Raimi et al. publish analysis on pro-environmental spillover behaviors in Nature

April 12, 2019

Assistant Professor Kaitlin Raimi co-authored a recent study published in the journal Nature Sustainability on April 9, 2019. The article addresses the presence of behavior spillover, or the likelihood that one behavioral change will lead to another, when it comes to pro-environmental actions. 

Titled “Meta-analysis of pro-environmental behaviour spillover,” authors Alexander Maki, Amanda R. Carrico, Kaitlin T. Raimi, Heather Barnes Truelove, Brandon Araujo, and Kam Leung Yeung, ask “When people engage in a first pro-environmental behaviour, are they more or less likely...to engage in other pro-environmental behaviours?” 

The research was inspired by common misperceptions made by policymakers and activists promoting environmentally beneficial actions. The former often cite worries that promoting individual, voluntary pro-environmental behaviors, such as recycling, will make more substantive changes harder to promote nationally. The latter, on the other hand, feel that changing the behaviors of individuals will make bigger changes more approachable. This article, the first meta-analysis done of this environmental research problem, sifts through the data to find overall effects of intentions and actual behaviors of “pro-environmental behavioral spillover.”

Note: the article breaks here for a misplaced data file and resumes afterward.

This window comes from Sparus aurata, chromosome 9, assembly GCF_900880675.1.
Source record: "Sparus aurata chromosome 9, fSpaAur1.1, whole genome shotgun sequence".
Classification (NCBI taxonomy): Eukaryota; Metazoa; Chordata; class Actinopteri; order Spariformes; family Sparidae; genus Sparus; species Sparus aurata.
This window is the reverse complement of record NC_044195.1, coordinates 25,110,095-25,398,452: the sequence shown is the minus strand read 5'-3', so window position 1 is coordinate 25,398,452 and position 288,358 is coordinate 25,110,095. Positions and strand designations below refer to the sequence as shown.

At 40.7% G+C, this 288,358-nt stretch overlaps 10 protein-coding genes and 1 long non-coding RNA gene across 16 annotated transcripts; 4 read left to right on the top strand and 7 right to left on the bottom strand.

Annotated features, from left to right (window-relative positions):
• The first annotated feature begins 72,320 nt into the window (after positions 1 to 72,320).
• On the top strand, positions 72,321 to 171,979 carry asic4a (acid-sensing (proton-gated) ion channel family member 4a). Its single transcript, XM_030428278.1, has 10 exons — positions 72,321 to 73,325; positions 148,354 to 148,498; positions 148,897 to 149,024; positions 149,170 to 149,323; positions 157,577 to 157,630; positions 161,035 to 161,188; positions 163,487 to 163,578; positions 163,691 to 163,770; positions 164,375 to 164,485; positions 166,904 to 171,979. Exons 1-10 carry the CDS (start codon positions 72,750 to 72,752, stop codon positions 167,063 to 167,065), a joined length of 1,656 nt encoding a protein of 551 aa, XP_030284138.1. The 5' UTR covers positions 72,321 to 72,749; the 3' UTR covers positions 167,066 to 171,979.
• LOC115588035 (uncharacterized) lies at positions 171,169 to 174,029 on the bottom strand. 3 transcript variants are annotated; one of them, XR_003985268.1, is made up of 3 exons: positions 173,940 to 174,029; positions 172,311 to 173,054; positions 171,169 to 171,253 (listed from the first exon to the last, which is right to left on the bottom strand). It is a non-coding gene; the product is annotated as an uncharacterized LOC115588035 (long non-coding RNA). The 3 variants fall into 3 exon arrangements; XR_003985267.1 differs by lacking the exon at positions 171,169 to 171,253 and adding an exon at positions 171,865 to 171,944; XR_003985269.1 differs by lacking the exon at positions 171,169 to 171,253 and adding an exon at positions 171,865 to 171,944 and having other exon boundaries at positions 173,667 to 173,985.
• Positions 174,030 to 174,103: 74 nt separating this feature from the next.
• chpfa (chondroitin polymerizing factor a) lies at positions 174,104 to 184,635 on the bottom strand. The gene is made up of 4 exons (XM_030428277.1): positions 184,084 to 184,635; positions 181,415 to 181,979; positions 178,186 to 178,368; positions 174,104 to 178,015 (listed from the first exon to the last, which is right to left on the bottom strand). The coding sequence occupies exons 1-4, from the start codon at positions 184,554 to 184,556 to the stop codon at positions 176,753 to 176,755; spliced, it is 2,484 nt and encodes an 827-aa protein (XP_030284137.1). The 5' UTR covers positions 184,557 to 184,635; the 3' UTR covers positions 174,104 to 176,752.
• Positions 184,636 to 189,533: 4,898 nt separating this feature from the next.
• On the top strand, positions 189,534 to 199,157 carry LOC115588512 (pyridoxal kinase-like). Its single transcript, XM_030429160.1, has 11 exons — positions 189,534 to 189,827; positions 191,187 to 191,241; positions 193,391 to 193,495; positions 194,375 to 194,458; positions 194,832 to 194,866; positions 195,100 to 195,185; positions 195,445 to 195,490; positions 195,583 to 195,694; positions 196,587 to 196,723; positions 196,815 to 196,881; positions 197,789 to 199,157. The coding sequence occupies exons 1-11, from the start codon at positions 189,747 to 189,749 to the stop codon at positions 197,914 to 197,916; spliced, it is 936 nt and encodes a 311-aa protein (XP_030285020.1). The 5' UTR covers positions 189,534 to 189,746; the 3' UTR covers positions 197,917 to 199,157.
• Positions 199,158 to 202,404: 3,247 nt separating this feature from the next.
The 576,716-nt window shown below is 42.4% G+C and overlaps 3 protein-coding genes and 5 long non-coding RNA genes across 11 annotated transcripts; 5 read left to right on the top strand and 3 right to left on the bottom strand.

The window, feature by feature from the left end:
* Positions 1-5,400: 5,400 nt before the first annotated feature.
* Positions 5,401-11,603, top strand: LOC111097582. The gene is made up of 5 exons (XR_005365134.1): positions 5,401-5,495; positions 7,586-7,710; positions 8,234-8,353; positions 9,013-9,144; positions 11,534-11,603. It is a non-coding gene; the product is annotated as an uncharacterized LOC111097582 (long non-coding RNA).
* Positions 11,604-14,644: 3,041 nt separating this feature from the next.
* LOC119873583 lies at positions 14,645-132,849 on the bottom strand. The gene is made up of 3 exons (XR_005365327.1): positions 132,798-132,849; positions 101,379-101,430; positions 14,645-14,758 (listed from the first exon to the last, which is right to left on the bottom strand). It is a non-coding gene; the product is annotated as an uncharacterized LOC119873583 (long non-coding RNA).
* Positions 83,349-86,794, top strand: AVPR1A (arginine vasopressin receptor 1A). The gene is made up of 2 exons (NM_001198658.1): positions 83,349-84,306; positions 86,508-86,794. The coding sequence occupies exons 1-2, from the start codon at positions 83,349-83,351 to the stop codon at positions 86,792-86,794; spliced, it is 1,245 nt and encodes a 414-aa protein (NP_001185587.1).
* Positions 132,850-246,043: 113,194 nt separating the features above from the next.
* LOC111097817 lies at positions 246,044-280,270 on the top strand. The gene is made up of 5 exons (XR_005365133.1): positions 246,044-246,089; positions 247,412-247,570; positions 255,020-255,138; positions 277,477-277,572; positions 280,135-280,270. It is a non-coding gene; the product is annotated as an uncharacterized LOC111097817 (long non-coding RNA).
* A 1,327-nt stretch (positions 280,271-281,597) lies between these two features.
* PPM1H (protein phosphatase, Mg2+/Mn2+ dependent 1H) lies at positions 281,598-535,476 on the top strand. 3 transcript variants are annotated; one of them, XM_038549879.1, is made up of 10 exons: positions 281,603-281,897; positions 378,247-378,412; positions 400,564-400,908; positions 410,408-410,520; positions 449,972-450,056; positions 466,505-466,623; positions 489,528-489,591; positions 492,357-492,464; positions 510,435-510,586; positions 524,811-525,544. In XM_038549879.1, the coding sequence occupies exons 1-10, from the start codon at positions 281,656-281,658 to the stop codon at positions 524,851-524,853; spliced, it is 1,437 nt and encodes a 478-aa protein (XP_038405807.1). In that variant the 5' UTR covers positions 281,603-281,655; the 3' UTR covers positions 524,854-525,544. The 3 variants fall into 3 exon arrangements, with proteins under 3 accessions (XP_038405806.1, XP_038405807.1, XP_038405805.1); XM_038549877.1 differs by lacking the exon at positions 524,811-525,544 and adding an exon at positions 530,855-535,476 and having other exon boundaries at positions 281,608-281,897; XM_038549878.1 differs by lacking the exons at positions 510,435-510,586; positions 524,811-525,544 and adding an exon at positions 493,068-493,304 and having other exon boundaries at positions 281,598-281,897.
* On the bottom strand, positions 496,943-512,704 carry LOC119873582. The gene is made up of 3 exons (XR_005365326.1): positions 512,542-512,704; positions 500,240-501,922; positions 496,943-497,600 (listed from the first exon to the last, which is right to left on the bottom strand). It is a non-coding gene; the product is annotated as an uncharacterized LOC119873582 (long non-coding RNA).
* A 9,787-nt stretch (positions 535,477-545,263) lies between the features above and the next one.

They found that whether or not this makes a difference depends on the types of interventions and behaviors taken, with intrinsic motivation and “interventions that target two very similar behaviors.” 

Tweeting about the article, Raimi cautions policymakers and activists, saying “we need to pay attention to spillover effects in environmental interventions; we don’t need to lose sleep over them.”

Read the journal article on Nature.com

Kaitlin Raimi is an assistant professor of public policy at the Ford School. Her interests center on how social motivations have the potential to promote or prevent sustainable behaviors, with a focus on climate change beliefs and behaviors.